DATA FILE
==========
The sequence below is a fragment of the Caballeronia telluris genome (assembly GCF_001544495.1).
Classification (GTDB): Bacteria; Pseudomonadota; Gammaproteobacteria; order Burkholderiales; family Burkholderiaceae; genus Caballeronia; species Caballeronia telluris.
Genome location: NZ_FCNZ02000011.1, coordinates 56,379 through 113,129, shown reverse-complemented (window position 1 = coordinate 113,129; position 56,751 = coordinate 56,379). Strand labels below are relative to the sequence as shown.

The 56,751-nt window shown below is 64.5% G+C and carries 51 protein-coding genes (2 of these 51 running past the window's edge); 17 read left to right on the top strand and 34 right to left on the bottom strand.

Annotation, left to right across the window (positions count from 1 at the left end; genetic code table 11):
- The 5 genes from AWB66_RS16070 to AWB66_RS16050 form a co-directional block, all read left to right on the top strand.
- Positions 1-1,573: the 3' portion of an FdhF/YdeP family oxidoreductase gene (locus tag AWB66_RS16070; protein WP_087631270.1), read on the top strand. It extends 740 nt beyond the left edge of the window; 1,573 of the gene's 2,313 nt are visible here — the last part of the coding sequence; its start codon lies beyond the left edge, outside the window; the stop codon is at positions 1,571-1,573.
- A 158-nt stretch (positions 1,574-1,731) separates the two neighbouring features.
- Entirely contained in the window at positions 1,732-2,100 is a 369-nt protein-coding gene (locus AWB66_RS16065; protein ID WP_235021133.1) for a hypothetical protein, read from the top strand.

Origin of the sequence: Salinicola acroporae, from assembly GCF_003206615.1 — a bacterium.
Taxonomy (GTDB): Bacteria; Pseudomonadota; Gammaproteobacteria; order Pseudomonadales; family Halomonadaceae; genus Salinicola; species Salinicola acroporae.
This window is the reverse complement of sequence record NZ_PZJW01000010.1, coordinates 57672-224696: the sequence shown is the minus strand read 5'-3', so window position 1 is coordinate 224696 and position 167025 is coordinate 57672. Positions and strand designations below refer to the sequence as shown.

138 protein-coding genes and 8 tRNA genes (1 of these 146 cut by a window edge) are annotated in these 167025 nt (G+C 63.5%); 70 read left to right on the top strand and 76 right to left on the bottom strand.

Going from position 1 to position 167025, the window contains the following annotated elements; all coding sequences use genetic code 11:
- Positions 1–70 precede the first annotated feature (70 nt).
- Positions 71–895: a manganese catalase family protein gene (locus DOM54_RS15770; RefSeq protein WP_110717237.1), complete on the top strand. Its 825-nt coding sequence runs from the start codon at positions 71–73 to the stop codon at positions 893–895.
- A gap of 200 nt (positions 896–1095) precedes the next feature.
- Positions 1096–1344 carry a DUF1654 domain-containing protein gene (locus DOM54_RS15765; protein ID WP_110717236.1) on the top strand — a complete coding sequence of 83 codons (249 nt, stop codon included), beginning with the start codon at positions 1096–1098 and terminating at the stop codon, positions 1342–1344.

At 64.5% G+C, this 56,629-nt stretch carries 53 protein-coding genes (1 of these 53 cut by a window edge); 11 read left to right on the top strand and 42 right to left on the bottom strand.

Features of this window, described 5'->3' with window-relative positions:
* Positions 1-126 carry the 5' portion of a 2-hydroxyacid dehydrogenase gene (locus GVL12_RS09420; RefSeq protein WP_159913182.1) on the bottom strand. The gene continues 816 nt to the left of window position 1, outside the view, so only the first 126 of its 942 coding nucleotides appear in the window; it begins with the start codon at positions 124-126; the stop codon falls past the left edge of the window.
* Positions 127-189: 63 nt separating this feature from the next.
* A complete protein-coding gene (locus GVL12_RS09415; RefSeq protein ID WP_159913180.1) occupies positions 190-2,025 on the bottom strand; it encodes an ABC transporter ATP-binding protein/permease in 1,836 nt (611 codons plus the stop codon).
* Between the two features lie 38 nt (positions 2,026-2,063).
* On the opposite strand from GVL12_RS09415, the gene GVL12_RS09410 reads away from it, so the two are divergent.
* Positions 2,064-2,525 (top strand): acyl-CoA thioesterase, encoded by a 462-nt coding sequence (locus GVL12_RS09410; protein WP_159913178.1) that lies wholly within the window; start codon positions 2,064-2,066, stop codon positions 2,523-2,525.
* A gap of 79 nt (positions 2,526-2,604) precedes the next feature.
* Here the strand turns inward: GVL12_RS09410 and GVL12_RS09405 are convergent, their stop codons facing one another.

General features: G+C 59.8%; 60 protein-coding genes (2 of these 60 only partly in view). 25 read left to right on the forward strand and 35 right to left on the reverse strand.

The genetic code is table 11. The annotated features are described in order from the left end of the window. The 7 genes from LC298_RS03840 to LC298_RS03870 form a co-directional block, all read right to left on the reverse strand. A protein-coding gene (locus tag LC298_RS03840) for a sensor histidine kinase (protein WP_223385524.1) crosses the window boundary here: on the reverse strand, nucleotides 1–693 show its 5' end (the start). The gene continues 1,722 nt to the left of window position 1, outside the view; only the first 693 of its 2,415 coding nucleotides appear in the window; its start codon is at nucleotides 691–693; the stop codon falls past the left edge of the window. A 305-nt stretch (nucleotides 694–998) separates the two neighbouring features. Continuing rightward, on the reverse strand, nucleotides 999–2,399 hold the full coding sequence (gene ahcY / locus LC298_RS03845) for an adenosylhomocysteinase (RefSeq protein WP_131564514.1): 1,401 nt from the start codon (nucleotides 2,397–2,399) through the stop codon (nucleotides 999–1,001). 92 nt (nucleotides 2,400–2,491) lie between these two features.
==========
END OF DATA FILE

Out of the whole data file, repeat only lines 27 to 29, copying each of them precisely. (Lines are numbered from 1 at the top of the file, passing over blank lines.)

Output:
* A gap of 79 nt (positions 2,526-2,604) precedes the next feature.
* Here the strand turns inward: GVL12_RS09410 and GVL12_RS09405 are convergent, their stop codons facing one another.

General features: G+C 59.8%; 60 protein-coding genes (2 of these 60 only partly in view). 25 read left to right on the forward strand and 35 right to left on the reverse strand.